I’ve talked about my Algebra 2 class at length on this blog over the last 2 months, and as the trimester comes to a close, I want to celebrate the positives in this class as much as possible. They frustrate me sometimes, but the bottom line is I’m willing to fight and fight hard to make their experience with math more positive. Ultimately, they’ve been dealt an unfair hand: crammed into giant classes and labeled incapable of high-level mathematics. They are capable of more than they give, but they also deserve much more than they’ve been given.
The perpetual optimist in me wants to continue to celebrate their achievements and play the hand they’ve been dealt as best we can. Today we took on Robert Kaplinsky’s Cheeseburger Lesson. I’m not sure why I’m constantly drawn to this lesson, since the picture of the 100×100 makes me a little ill. Perhaps it’s the constant student engagement I get from it, time after time. The intriguing thought that someone actually purchased this godzilla-burger hooks students every time.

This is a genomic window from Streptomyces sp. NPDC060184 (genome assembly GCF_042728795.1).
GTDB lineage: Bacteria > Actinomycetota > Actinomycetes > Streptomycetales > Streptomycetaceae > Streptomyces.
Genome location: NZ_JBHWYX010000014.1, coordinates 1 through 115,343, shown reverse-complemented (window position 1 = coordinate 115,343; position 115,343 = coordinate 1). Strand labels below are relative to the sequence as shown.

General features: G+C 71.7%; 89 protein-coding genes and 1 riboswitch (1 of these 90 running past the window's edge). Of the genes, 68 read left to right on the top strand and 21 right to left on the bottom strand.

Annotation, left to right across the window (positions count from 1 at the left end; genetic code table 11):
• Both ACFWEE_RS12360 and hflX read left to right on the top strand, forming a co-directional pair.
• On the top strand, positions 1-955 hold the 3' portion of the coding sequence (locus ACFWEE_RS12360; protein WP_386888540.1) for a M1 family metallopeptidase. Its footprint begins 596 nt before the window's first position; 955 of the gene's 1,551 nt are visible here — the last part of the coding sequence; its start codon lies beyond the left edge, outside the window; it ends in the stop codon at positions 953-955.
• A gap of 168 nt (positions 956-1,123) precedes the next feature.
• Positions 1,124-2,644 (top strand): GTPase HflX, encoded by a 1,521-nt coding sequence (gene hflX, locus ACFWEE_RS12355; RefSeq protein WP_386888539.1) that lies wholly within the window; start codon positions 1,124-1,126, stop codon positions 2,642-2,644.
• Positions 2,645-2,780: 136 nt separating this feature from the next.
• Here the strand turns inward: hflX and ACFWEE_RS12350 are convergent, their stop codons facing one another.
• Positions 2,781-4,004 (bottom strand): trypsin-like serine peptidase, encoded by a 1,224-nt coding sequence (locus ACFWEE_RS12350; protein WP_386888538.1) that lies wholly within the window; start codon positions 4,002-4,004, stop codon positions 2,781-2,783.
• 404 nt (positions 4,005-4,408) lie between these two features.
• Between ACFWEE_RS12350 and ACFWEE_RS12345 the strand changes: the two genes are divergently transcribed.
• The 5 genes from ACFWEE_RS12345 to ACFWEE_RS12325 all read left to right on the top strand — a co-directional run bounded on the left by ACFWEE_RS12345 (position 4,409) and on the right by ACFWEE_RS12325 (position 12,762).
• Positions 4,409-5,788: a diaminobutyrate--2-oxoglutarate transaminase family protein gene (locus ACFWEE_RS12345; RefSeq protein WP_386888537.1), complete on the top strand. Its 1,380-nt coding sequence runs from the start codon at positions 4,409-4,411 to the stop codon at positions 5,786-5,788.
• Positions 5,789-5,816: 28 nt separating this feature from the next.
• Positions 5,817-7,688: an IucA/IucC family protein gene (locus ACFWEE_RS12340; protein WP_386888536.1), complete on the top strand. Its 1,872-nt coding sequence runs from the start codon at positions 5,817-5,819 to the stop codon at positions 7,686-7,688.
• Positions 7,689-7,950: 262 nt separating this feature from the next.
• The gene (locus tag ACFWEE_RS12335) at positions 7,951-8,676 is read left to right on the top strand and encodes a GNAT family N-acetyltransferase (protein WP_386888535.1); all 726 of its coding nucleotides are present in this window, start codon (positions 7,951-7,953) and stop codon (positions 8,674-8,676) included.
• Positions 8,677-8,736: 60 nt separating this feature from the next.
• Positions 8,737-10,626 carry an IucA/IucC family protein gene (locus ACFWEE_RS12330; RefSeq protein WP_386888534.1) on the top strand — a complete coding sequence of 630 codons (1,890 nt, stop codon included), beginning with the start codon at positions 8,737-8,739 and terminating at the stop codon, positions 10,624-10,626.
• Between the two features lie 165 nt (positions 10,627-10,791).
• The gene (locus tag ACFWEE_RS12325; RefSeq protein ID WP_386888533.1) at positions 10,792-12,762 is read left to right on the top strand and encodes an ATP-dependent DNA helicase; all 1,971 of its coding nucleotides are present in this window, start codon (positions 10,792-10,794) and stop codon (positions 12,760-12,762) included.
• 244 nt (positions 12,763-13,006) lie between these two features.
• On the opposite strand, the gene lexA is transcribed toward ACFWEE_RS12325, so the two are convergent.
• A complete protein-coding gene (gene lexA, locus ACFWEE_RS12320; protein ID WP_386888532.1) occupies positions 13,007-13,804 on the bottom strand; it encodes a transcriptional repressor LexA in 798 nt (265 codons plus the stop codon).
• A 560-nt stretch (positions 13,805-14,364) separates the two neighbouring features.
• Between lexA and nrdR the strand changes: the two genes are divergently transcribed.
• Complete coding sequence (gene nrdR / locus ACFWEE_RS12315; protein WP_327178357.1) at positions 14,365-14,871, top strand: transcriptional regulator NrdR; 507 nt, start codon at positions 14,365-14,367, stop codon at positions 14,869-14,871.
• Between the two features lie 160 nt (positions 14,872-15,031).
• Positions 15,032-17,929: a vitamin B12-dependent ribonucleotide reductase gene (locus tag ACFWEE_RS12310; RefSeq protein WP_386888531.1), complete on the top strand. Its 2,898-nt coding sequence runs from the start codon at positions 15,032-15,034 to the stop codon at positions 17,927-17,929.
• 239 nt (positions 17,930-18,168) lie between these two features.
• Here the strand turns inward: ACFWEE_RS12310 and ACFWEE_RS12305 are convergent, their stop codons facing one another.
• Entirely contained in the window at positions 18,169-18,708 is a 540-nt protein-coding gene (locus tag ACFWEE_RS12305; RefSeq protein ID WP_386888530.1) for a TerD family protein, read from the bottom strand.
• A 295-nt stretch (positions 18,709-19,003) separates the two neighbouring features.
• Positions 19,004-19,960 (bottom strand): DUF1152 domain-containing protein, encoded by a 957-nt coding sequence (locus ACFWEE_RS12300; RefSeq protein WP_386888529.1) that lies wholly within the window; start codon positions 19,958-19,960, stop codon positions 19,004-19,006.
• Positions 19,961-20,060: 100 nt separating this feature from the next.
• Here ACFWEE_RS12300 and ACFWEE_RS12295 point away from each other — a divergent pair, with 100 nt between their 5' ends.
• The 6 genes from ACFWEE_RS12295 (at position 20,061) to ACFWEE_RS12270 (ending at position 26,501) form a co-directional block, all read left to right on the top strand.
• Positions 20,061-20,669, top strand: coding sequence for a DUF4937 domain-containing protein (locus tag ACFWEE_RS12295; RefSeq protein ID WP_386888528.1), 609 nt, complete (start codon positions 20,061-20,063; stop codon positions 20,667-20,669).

What I liked most about my class’s efforts toward this task was the multiple revisions they had before arriving at the correct answer. I had many students assume that a 3×3 cost the same as three cheeseburgers, only to find that their burger only needed one bun.
Below is a student’s work that I really appreciated. At the end of the activity, he said,
“Mrs. Schmidt, I’m sweating. I thought so hard on this problem that I’m sweating. But I believe I have the right answer.”
If I’m being completely honest overall, this class has tested me, day in and day out. I’ve worked very hard, but in the end, I’m not sure I taught them much of anything worthwhile. I hope I have, but I’m not sure I did. A class size of 36 seemed insurmountable, and perhaps in some ways, I never really overcame it. Unfortunately, next year’s class size projections promise more of the same. The silver lining, however, is that I get another crack at teaching this same course, and I’m 100% sure I can do it better the next time around.
This is awesome. I am also fairly surprised as to the traction this problem gets. I really didn’t think it would connect so well but it certainly is fun. Thanks for sharing.